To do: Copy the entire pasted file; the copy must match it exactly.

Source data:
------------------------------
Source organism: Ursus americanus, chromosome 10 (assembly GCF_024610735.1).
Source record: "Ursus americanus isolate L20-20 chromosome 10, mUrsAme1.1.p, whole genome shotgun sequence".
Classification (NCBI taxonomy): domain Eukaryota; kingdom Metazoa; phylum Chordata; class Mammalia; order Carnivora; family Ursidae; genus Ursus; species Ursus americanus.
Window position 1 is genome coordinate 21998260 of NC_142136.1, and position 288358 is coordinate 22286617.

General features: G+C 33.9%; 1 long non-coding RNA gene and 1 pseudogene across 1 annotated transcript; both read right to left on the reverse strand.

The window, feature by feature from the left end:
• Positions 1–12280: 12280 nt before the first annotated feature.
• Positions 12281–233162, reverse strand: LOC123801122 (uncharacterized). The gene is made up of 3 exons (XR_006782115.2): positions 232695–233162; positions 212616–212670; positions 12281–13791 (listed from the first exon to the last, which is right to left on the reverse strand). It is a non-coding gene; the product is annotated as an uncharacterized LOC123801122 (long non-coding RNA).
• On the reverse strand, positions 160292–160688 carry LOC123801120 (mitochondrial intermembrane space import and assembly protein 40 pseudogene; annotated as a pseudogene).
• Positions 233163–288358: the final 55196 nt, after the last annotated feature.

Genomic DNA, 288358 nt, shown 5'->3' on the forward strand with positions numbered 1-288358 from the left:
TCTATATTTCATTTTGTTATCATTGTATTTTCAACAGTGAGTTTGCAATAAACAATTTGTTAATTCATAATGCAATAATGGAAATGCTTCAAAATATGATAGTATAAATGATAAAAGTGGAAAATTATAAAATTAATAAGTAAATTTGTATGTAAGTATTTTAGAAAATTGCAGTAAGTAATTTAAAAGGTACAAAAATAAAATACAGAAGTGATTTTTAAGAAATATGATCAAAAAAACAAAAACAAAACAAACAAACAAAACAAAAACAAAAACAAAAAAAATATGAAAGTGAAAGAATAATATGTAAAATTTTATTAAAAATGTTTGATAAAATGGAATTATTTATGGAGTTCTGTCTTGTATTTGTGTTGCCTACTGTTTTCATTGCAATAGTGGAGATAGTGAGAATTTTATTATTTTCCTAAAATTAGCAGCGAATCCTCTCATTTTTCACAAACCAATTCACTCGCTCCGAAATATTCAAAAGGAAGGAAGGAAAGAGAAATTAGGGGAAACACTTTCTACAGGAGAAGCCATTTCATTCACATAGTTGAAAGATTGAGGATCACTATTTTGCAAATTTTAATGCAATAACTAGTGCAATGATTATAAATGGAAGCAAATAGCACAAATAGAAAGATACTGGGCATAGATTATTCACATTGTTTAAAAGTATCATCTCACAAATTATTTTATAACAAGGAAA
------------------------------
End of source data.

Source organism: Ursus americanus, chromosome 10 (assembly GCF_024610735.1).
Source record: "Ursus americanus isolate L20-20 chromosome 10, mUrsAme1.1.p, whole genome shotgun sequence".
Classification (NCBI taxonomy): domain Eukaryota; kingdom Metazoa; phylum Chordata; class Mammalia; order Carnivora; family Ursidae; genus Ursus; species Ursus americanus.
Window position 1 is genome coordinate 21998260 of NC_142136.1, and position 288358 is coordinate 22286617.

General features: G+C 33.9%; 1 long non-coding RNA gene and 1 pseudogene across 1 annotated transcript; both read right to left on the reverse strand.

The window, feature by feature from the left end:
• Positions 1–12280: 12280 nt before the first annotated feature.
• Positions 12281–233162, reverse strand: LOC123801122 (uncharacterized). The gene is made up of 3 exons (XR_006782115.2): positions 232695–233162; positions 212616–212670; positions 12281–13791 (listed from the first exon to the last, which is right to left on the reverse strand). It is a non-coding gene; the product is annotated as an uncharacterized LOC123801122 (long non-coding RNA).
• On the reverse strand, positions 160292–160688 carry LOC123801120 (mitochondrial intermembrane space import and assembly protein 40 pseudogene; annotated as a pseudogene).
• Positions 233163–288358: the final 55196 nt, after the last annotated feature.

Genomic DNA, 288358 nt, shown 5'->3' on the forward strand with positions numbered 1-288358 from the left:
TCTATATTTCATTTTGTTATCATTGTATTTTCAACAGTGAGTTTGCAATAAACAATTTGTTAATTCATAATGCAATAATGGAAATGCTTCAAAATATGATAGTATAAATGATAAAAGTGGAAAATTATAAAATTAATAAGTAAATTTGTATGTAAGTATTTTAGAAAATTGCAGTAAGTAATTTAAAAGGTACAAAAATAAAATACAGAAGTGATTTTTAAGAAATATGATCAAAAAAACAAAAACAAAACAAACAAACAAAACAAAAACAAAAACAAAAAAAATATGAAAGTGAAAGAATAATATGTAAAATTTTATTAAAAATGTTTGATAAAATGGAATTATTTATGGAGTTCTGTCTTGTATTTGTGTTGCCTACTGTTTTCATTGCAATAGTGGAGATAGTGAGAATTTTATTATTTTCCTAAAATTAGCAGCGAATCCTCTCATTTTTCACAAACCAATTCACTCGCTCCGAAATATTCAAAAGGAAGGAAGGAAAGAGAAATTAGGGGAAACACTTTCTACAGGAGAAGCCATTTCATTCACATAGTTGAAAGATTGAGGATCACTATTTTGCAAATTTTAATGCAATAACTAGTGCAATGATTATAAATGGAAGCAAATAGCACAAATAGAAAGATACTGGGCATAGATTATTCACATTGTTTAAAAGTATCATCTCACAAATTATTTTATAACAAGGAAA